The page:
**Unrealistically assumed to be constant over each of the tournaments during the time period in question. This incidentally illustrates Federer’s had-to-face-Nadal-on-clay problem: Two French Opens belong to both series and would then have had both Federer and Nadal at considerably better than a 50 % chance of winning… (Both were, obviously, won by Nadal.)

    ***Winning nine or ten out of ten is a greater feat, but must be considered here. If not, eight out of ten might seem even harder than it actually is. (Exactly eight out of ten corresponds to the third term, for those who must know.)

    As a comparison, having a 74, 76, or 80 % (geometric average) chance of winning any individual match of a Grand-Slam tournament is quite good—and above we talk about the tournaments in their entirety.

  2. When I watched tennis in the mid-1980s, I was often puzzled by the way players would miss “simple” shots, e.g. a smash at the net—why not just hit the ball a little less hard and with more control?

    I did understand issues like nerves and over-thinking even back then; however, I had yet to understand the impact of probabilities: Hitting a safety shot reduces the risk of giving the point away—but it also gives the opponent a greater chance to keep the ball in play. When making judgments about what shot to make, a good compromise between these two factors have to be found, and that is what a good player tries* to do. Moreover, the difference in points won is often so small that surprisingly large risks can be justified. Consider e.g. a scenario where player A wins 55 % of rallies over player B. Now assume that he has the opportunity to hit a risky shot with a 35 % risk of immediate loss and a 65 % chance of immediate victory,** and the alternative of keeping the ball in play at the “old” percentages. Clearly, he should normally take the risk, because his chance of winning the point just rose by ten percentage points… It is true that he might look like a fool, should he fail, but it is the actual points that count.

    *I am not saying that the decision is always correct, a regard in which young me had a point, but there is more going on than just e.g. recklessness and over-confidence. The decision is also not necessarily conscious—much more often, I suspect, it is an unconscious or instinctual matter, based on many years of play and training.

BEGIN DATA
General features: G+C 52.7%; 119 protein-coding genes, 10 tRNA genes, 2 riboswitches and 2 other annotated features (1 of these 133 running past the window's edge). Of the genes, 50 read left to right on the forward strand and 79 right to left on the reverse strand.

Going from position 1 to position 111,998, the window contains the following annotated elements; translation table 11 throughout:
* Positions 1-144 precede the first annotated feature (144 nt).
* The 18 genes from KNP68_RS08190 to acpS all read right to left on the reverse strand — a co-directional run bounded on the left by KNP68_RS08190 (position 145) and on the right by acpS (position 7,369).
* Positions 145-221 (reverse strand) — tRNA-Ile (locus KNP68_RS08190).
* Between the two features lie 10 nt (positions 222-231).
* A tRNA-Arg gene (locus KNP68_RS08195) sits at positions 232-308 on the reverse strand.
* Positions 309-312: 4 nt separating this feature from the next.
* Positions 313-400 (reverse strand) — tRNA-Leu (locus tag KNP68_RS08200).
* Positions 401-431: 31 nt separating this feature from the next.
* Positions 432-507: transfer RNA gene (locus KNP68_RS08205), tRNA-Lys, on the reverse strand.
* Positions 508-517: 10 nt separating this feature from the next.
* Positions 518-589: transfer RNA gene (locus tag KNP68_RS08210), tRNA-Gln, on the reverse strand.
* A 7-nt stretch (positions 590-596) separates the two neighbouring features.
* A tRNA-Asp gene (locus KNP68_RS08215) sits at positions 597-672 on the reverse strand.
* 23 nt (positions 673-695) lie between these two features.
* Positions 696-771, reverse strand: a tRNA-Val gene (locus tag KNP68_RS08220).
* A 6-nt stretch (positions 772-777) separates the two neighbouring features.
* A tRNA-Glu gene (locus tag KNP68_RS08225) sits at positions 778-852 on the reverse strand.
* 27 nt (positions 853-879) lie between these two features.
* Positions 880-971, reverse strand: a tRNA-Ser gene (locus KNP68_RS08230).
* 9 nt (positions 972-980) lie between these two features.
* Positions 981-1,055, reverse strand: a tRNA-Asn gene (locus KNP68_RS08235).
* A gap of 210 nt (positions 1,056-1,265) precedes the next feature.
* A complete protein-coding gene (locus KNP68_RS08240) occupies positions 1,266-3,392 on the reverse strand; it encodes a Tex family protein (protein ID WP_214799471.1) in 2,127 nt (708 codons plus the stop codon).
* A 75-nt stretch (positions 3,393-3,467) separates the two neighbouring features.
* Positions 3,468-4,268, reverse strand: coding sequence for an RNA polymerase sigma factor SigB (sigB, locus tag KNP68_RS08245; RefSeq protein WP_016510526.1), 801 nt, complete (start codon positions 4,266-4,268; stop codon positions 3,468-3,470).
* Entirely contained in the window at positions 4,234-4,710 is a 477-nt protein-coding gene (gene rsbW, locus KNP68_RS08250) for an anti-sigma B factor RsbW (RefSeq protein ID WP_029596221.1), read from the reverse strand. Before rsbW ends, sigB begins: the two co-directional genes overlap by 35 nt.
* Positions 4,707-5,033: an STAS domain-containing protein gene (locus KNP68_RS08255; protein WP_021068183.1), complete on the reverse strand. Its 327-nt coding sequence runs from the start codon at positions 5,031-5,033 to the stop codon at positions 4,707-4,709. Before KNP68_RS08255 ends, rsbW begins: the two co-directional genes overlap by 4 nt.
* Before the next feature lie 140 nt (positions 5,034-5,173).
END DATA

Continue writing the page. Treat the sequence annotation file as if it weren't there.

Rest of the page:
**Glossing over cases where the ball remains in play. I also assume, for simplicity, that there are no middle roads, e.g. hitting a safe shot that still manages to increase the probability of a rally win. Looking more in detail, we then have questions like whether hitting the ball a little harder or softer, going for a point closer to or farther from this-or-that line, whatnot, will increase or decrease the overall likelihood of winning the point.

    Similarly, I had trouble understanding the logic behind first and second serves: If a player’s First Serve* is “better” than his Second (which is what my grand-mother explained**), why not just use the same type of serve on the second serve? Vice versa, if his Second Serve actually was good enough to use on the second serve and safer than the First (again, per my grand-mother**), why is it not good enough for the first serve? Again, it is necessary to understand the involved probabilities (and the different circumstances of the first and second serve): A serve can have at least two relevant*** outcomes, namely a fault and a non-fault (which I will refer to as “successful” below). Successful serves, in turn, can be divided into those that ultimately lead to a point win (be it through an ace, a return error, or through later play) respectively a point loss. A fault leads to a second serve when faulting the first serve but a point loss (“double fault”) when faulting the second serve, which is the critical issue.

    *To avoid confusion, I capitalize “first serve” and “second serve” (and variations) when speaking of the actual execution (as in e.g. “Federer has a great First Serve”) and leave it uncapitalized when speaking of the classification by rule (as in e.g. “if a player faults his first serve, he has a second chance on his second serve”). Thus, normally, a player would use his First Serve on the first serve, but might theoretically opt to use his Second Serve instead, etc.